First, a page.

CUHK study reveals 1 in 5 Hong Kong children have moderate to severe astigmatism Strong parental astigmatism influence observed
Astigmatism is the most common refractive error worldwide, with a greater global prevalence than myopia and hyperopia, and it can lead to amblyopia if untreated. The Chinese University of Hong Kong’s (CUHK) Faculty of Medicine (CU Medicine) conducted two population-based, cross-sectional studies to evaluate the prevalence of astigmatism in Hong Kong and the association between child and parental astigmatism. Results showed that children in Hong Kong exhibited a higher prevalence of astigmatism than in overseas cities and that 1 in 5 children aged 6 to 8 suffered from moderate to severe astigmatism. Researchers also observed a strong correlation between parental and child astigmatism. Children were at more than three times higher risk of developing astigmatism if both parents had severe astigmatism. Details were published in the international journals Eye-Nature and JAMA Network Open.
Untreated astigmatism can lead to amblyopia
Astigmatism occurs when the cornea curvatures are unequal, in which circumstance light rays do not converge at a single focal point, leading to the formation of a blurred image.
Professor Clement CY Tham, Chairman and S. H. Ho Professor of Ophthalmology and Visual Sciences of the Department of Ophthalmology and Visual Sciences at CU Medicine, remarked, “Astigmatism prevents a clear vision at any distance during a child’s development which may negatively affect cognitive functions, language ability, and motor tasks. Untreated astigmatism can lead to amblyopia, more commonly known as lazy eye. The golden time of treatment for amblyopia is before the age of eight.”
Professor Guy LJ Chen, Professor of the Department of Ophthalmology and Visual Sciences at CU Medicine, added, “Astigmatism has been observed to be more prevalent among Chinese children when compared with other populations. It is usually inherited from the parents. Myopia also plays a role. Studies are now speculating that reading habit is a potential risk factor.”
High prevalence of astigmatism concurs with high prevalence of myopia in HK
CU Medicine’s Department of Ophthalmology and Visual Sciences analysed a total of 3,704 school children and 5,577 adults from the Hong Kong Children Eye Study, which is an ongoing population-based study focusing on eye conditions in primary school children aged 6 to 8 years in Hong Kong. This study aimed to determine the prevalence of astigmatism and evaluate the associations between different astigmatism components, including refractive astigmatism (RA) and corneal astigmatism (CA).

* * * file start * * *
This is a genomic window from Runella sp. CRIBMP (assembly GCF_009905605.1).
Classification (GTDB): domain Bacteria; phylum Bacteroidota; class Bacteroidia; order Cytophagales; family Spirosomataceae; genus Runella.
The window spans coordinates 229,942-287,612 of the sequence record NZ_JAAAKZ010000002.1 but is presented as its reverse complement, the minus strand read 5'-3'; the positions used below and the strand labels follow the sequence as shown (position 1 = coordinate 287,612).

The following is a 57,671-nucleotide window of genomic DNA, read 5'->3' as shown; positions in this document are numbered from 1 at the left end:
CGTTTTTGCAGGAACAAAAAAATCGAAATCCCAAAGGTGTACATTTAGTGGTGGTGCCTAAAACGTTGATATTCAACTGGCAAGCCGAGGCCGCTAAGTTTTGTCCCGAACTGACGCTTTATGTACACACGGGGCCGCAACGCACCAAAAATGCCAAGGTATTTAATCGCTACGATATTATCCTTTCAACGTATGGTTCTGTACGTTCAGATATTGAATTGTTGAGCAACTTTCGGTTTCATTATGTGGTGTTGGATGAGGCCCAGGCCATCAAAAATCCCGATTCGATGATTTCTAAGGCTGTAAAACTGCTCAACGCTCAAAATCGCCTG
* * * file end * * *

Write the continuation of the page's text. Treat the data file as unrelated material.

Results showed school children in Hong Kong has a greater RA (21.9%) and CA (63.9%) prevalence than in other parts of the world. An association of astigmatism with myopia was confirmed as well. (Detailed figures are enlisted in Table 1 in the appendix)
Dr Jason CS Yam, Associate Professor of the Department of Ophthalmology and Visual Sciences at CU Medicine, said, “Astigmatism is known for its association with myopia. Hong Kong is among cities with the highest prevalence of myopia in the world, affecting more than 40% of school children at the age of eight. This may explain why we also have a high prevalence of astigmatism. The high prevalence of astigmatism among both children and adults has led us to ask the next question. How is parental astigmatism going to affect their child?”
Child CA risk is three times higher if parents have high astigmatism
To answer that question, the research team looked at 5,708 family trios, consisting of a child and both parents, in order to investigate the influence of parental astigmatism on children. Examining data from 17,124 subjects, researchers concluded that among other reported biological, environmental, and sociodemographic factors, parental astigmatism was shown to be the most important factor associated with child astigmatism and both parents were associated with the inheritance of astigmatism. The team categorised children into six groups based on the severity of astigmatism of both parents and calculated the corresponding risks in their children. (See details in Table 2 in the appendix)
Dr Kam Ka-wai, Clinical Assistant Professor (honorary) of the Department of Ophthalmology and Visual Sciences at CU Medicine, said, “To the best of our knowledge, this is the first population-based, cross-sectional study to quantify the associations of parental astigmatism with child astigmatism. We found that the prevalence of both RA and CA in children increased with both the number of parents with astigmatism and the severity of parental astigmatism. For example, children were at 62% higher risk of RA if both parents had moderate astigmatism (of 1.0 dioptre of more). And, the risk of child CA nearly doubled if both parents had moderate astigmatism of ≥1.0D and increased by more than three times if both parents had severe astigmatism of ≥2.0D.”
Professor Alvin L Young, Clinical Professor (honorary) of the Department of Ophthalmology and Visual Sciences at CU Medicine, remarked, “The stratification into six groups serves as a clinical guide for clinicians when they counsel parents with astigmatism, in addition to allowing better triage of resources and targeting of preschool children of astigmatic parents for any uncorrected astigmatism. Children with parents with astigmatism should have an early eye examination for a timely detection of astigmatism so that appropriate vision correction can be initiated for a healthy visual development.”